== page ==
(Houston) October 12, 2022 – Aflac and Texas Southern University’s Center for Biomedical and Minority Health Research (CBMHR) announced the awarding of a $200,000 Aflac CareGrant. The grant will help to advance health equity for diseases that disproportionately impact underrepresented communities and will be split between community support/education and health-related research.
Aflac selected Texas Southern University for its CBMHR, which oversees robust research and community-level initiatives that support underrepresented communities both locally and nationally.
Following a check presentation, Aflac’s incoming president, Virgil Miller, and TSU President Dr. Lesia Crumpton-Young also unveiled TSU’s Aflac Park Bench, a natural space of rest, reflection, peace and comfort for the Texas Southern University community. The bench, which is bright blue and designed with the famous Aflac duck mascot, is located at the start of the TSU fitness trail behind Durley Stadium.
“The impact of this partnership with Aflac is felt in the lives of our students and also in the life of our community,” said Dr. Crumpton-Young. “It gives us an opportunity to focus on transforming the lives of our students and our faculty who will be engaged in the partnership activities. It allows us to tranform the lives of many individuals from the quality research we will conduct. We want to thank Aflac for coming to TSU to join us in the mission of transforming lives.”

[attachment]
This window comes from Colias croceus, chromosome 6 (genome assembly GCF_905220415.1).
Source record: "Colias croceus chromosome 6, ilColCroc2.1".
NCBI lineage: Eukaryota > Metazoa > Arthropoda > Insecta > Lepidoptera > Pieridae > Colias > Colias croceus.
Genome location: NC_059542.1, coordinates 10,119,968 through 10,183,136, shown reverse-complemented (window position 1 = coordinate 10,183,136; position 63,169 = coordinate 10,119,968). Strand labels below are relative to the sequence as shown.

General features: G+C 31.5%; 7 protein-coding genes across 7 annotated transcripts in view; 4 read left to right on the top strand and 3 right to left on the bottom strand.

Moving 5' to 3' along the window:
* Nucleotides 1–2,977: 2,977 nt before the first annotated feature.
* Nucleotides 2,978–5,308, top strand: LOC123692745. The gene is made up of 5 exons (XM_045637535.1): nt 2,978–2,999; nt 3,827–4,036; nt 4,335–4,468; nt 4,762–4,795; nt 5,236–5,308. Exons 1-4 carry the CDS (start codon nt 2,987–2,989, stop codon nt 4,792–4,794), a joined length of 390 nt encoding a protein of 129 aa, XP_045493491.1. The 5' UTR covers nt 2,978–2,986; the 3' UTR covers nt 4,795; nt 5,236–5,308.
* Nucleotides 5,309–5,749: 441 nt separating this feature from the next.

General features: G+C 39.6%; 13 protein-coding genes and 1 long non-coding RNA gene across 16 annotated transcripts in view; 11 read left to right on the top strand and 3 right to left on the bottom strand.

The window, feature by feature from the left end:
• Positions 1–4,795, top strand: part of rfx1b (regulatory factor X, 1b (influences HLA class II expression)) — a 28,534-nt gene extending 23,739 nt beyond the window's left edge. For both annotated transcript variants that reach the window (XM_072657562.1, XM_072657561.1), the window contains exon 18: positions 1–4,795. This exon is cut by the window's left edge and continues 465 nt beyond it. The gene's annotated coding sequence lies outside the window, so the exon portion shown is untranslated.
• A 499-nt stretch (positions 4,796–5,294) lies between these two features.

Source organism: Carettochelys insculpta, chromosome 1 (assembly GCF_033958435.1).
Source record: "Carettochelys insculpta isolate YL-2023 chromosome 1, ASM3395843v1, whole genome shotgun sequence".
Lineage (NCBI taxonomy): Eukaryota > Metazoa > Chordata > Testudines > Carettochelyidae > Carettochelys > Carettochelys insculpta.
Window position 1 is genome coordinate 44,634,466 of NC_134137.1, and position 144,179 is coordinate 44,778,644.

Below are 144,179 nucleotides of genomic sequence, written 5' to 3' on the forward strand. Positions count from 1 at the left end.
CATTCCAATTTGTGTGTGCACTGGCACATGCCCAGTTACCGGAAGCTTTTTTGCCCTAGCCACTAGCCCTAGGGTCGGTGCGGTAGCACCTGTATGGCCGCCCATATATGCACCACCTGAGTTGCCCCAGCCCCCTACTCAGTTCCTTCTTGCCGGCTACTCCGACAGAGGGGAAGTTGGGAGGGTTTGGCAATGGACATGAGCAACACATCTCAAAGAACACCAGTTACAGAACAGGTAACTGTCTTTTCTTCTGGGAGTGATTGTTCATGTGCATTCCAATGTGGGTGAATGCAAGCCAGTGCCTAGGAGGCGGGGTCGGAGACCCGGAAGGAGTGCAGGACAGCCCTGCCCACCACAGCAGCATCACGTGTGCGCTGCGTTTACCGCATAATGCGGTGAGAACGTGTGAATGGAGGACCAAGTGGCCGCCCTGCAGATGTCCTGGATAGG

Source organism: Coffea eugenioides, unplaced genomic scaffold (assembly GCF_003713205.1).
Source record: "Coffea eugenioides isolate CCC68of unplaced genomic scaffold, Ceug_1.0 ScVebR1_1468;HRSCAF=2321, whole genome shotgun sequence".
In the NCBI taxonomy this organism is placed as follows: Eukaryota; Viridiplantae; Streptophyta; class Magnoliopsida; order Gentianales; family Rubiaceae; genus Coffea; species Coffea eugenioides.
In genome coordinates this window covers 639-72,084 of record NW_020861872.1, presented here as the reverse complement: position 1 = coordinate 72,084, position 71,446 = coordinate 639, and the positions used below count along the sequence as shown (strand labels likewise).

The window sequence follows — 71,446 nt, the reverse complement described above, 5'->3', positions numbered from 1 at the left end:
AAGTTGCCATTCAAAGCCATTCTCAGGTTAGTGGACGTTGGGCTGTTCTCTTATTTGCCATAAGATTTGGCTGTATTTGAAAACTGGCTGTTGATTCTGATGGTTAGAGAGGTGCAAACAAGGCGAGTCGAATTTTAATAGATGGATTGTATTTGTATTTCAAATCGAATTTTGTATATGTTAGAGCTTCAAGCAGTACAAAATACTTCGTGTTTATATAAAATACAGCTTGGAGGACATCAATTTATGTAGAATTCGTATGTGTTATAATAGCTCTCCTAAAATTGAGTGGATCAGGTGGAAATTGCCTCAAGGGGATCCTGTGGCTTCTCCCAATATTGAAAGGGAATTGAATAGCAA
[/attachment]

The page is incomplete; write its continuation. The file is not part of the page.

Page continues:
Aflac’s CareGrants program supports the company’s commitment to supporting organizations that are helping close the gap for individuals and communities currently suffering from or highly exposed to medical debt. The program is informed by the Aflac Care Index, a nationwide study examining Americans’ awareness of and exposure to debt resulting from medical bills not covered by insurance. The Aflac Care Index identified 11 U.S. states that over-index for vulnerability to medical debt due to lack of savings; Texas was among the 11 states identified as having the most medical debt exposure.
“We are here today to honor and advance the work of TSU’s CBMHR, including its important research into diseases that disproportionately impact underrepresented populations and its critically important support of the local community,” said Miller. “Providing support to organizations like TSU helps ensure people get the care they need, when they need it. This shows the common vision between Aflac and TSU – helping to close the medical gap that many Americans face, especially here in the local community.”